What do we mean by 'systems thinking'?

There is a lot of talk of ‘systems’ at the moment - market systems, environmental systems, governance systems and social systems are all having a moment. But what do we really mean when we talk about addressing them? John Chettleborough, Agricultural Markets and Enterprise Unit Manager at OGB, introduces us to two new resources that can help us understand more.


Taking a ‘systems perspective’ is different to what we’ve been doing traditionally.

Instead of seeing poverty as a series of individual problems and tackling them as such, we recognise that the causes of poverty are much more complicated and interrelated, with multiple moving parts and actors that connect and influence each other. A quick example is a market system made up of companies, Government agencies, rules and regulations, physical assets, as well as environmental, social and political factors. All of these will influence how the market operates and who is in it. This is what you start to see when you draw up a market map.


Structural change can not be achieved, therefore, through a simple linear process in which we can put in place an intervention and be confident that it will have a particular outcome. Rather, we must tackle the whole complex web of the system, and be aware that the impact may be unpredictable, and may even be negative. This is the reality of most of our work, and it has a number of implications for how we operate:


  • Adaptive programming. Gone are the days of planning for five years at a time. The world is too fast paced, and too changeable. We must be more responsive to what we’re learning about the system as we go along.

  • Iterative programming. In reality, we cannot predict exactly what will happen from the start. But we can experiment, test something, see what happens, learn from it and develop our ideas further. This means that some experiments will not work out as planned and that’s OK – as long as we learn from it.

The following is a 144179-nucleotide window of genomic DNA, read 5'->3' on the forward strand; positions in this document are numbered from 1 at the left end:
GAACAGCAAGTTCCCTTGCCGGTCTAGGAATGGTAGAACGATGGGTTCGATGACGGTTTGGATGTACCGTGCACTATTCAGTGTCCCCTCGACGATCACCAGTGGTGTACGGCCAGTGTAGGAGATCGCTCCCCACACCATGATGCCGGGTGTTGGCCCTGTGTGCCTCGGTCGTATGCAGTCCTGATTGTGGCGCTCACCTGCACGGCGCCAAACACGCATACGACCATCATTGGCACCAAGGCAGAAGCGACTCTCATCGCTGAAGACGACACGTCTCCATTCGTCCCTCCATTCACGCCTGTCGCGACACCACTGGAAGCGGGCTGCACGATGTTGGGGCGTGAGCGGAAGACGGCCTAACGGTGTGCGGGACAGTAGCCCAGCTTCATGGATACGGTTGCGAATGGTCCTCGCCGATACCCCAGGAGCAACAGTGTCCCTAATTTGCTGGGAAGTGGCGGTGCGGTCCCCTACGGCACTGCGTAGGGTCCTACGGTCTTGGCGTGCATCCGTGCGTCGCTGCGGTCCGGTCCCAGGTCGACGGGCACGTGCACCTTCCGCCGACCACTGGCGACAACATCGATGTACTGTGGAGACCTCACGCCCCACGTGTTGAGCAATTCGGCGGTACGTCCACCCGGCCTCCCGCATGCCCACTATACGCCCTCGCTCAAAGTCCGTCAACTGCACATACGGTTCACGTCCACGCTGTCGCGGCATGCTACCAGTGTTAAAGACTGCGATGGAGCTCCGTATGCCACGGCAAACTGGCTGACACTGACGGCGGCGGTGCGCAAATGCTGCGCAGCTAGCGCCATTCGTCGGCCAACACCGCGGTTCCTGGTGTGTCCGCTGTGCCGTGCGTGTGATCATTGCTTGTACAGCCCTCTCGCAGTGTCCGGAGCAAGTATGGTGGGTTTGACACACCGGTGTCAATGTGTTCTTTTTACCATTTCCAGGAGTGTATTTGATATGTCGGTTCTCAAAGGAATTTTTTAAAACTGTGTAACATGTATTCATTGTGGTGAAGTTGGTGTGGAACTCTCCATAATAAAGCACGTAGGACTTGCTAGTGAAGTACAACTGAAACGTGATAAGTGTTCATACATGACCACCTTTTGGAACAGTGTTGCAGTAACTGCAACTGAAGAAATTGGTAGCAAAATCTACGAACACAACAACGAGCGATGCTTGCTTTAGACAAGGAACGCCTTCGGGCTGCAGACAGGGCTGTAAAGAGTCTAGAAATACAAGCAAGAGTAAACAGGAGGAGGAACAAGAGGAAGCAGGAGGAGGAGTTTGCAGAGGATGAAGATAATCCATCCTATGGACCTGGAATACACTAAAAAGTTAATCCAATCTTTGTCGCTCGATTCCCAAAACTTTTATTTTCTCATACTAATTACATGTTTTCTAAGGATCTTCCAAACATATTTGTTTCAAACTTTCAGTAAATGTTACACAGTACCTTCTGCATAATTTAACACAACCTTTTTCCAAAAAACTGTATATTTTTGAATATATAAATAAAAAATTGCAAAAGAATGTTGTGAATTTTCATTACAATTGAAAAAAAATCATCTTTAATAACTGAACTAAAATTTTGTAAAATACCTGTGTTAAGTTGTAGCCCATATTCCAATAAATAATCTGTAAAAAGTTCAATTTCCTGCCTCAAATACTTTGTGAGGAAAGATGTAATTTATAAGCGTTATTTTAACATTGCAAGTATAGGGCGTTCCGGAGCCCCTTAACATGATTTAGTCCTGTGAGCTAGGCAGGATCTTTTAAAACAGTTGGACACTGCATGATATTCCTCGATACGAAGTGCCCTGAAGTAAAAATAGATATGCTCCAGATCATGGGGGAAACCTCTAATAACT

• Collaborative programming. We gain new insights from working more with others and listening to different perspectives that challenge our pre-conceived ideas, and help us understand the system from multiple angles.

  • Locally-led programing. As Oxfam, we benefit from giving up some of our power and letting local stakeholders, who understand the system better, take more control over the direction of programmes.


For most people, it is obvious that this is how we should work because it is how people live. After all, how many of you could have predicted what you’d be doing now, twenty years ago? Certainly not me -- I planned to be an astronaut!


However, despite the fact that systems thinking is quite intuitive, organisational factors often get in the way of this more adaptive, less prescriptive way of working. Our organisational culture, and our reliance on donor funding, can restrict our ability to work adaptively or experiment in programmes.


I believe that things can change though, and that if we apply systems thinking effectively to our work, we can achieve greater, deeper impact on a larger scale. If you’re a believer too (or think you might be), take a look at the Guide to Systems Thinking on SUMUS and accompanying animation (below). The guide is intended to help people understand what is meant by systems thinking. You may be surprised -- it certainly is not rocket science and a lot of you are probably doing it already! We hope to stimulate people to want to learn more and to encourage teams across the organisation to support Oxfam in developing a culture that incorporates the greater application of systems thinking.


Enjoy the read and the animation and I would love to hear any feedback.


Oxfam staff can access the guide and the animation on this SUMUS page. 


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